Le Blerb, or: I guess I should write something, eh?Tue 21 March 2023 by R.L. Dane
Welp, it's been literally a month since my last blog post. 1,000 days to offload, right? 😆
I had a checkup with my doctor today, and going over the results of my blood test, I was encouraged in no uncertain terms to pick up regular exercise again, and stick with it.
Like with so many things today, there just seems to be so much that wants to get in the way, including our predilection towards potatoism.
So, I just decided that I'd do something productive every day (outside of work, that is), kinda no matter what, with a strong emphasis on exercise.
But also, I'm getting back into blogging, and I hope to get into a rhythm of posting nearly every day. I have some ideas that have been queued up for about a month, and it's time to get the jump on them.
In other news, I've almost fully converted my workflow on my "playing around with unix" Thinkpad at home from OpenBSD to FreeBSD. I was playing with NetBSD for a couple days, and while I rather liked it, but the lack of Full Disk Encryption was kind of a deal-breaker for me. Still, a very neat OS, and one I will be checking out again later.
So far, FreeBSD has been a breeze. There's a bit more setup to do than Linux (install XOrg and your preferred window manager and apps, then go through about a two minute process of enabling drm video and xdm, and making sure the driver for your video card gets loaded.) I almost gave up and went back to Debian/Devuan because I wasn't able to get X running at first, but once I looked through that page of the handbook, it was really quite easy.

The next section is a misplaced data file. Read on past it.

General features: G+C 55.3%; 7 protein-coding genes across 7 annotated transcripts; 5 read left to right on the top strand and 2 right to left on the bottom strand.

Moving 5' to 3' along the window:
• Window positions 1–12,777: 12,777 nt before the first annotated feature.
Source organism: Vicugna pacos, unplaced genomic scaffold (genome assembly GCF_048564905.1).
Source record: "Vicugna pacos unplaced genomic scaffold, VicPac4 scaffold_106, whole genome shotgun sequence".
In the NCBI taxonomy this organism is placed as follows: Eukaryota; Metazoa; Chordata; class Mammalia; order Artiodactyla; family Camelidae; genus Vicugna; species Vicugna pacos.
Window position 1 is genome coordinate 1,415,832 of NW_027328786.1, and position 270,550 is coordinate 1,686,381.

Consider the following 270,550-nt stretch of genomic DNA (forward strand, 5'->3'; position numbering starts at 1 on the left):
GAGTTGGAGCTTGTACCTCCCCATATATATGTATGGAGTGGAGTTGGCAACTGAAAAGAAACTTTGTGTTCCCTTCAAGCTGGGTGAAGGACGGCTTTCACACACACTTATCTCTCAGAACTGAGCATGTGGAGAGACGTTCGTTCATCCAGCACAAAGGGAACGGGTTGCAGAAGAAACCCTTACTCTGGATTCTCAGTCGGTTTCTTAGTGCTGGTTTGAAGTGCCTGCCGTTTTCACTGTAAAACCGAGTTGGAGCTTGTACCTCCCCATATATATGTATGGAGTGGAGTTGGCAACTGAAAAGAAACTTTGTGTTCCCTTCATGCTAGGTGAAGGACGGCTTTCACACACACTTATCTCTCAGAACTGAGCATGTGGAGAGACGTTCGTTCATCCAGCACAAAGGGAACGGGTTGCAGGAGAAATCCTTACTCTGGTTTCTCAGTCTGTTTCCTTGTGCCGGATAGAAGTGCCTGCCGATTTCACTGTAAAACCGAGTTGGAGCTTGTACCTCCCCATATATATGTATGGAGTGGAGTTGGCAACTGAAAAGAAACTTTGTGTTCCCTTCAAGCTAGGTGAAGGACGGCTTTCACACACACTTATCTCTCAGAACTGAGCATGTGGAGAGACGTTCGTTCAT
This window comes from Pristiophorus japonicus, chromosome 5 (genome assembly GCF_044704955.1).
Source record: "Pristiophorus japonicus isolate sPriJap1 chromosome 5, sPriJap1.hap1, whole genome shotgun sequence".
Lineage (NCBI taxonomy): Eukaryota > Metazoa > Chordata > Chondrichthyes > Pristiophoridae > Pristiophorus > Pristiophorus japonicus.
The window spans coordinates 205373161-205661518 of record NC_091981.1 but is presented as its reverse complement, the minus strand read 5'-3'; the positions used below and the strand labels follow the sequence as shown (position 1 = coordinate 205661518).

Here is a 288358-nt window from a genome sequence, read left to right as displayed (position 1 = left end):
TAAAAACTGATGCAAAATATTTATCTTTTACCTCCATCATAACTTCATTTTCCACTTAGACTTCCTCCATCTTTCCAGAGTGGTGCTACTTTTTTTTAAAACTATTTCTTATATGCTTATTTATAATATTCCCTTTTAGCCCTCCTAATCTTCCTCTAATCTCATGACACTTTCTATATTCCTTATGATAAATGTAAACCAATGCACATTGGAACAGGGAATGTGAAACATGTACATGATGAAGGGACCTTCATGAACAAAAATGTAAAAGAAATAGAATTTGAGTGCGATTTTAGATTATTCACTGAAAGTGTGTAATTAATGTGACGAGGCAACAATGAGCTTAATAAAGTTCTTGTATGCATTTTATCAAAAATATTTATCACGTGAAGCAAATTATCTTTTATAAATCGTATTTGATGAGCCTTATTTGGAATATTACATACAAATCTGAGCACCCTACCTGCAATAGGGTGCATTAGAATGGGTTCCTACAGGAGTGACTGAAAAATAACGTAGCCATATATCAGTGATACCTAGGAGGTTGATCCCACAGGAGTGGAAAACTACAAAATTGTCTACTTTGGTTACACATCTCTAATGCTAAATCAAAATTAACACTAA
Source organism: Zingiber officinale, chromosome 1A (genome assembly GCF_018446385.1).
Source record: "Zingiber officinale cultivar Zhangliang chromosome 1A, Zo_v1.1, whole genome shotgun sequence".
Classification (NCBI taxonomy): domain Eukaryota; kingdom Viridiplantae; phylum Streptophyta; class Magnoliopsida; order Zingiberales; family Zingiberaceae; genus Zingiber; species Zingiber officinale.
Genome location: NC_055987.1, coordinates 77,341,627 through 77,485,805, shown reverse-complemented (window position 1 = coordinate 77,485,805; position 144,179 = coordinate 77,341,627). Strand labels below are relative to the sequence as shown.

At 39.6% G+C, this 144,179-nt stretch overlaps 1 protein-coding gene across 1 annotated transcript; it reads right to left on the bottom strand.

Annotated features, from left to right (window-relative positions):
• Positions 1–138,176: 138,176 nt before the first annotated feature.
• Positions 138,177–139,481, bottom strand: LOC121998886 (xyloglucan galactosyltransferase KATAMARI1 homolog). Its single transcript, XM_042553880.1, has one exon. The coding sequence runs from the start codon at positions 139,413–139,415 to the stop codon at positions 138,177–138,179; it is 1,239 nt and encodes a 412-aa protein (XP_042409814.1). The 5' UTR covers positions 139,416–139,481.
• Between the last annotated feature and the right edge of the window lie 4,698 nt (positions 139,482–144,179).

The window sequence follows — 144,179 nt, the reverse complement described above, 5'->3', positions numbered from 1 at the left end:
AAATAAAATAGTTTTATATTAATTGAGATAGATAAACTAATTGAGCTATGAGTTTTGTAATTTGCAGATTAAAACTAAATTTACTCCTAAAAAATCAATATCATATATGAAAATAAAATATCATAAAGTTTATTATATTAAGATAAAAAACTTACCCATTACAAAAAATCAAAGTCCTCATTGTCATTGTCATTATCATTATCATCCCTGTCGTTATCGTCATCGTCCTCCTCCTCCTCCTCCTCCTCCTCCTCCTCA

There aren't a ton of hard, technical reasons to #RunBSD instead of Linux, but many "soft" reasons which amount to "mere" preference:
- I want a modern OS with strong ties to the Unix Philosophy
- I want a somewhat cohesive OS, not an amalgamation of projects slapped together with some pretty theming
- I want an OS that is elegant and understandable, rather than a catch-all sprawl of code
None of these reasons are enough to stop using Linux, because Linux has become truly amazing in the last decade in terms of capabilities and compatibility. But it's enough to make me want to broaden my horizons and try something else, if nothing more than to better understand what I have in Linux, and to better understand what I do and don't like about it.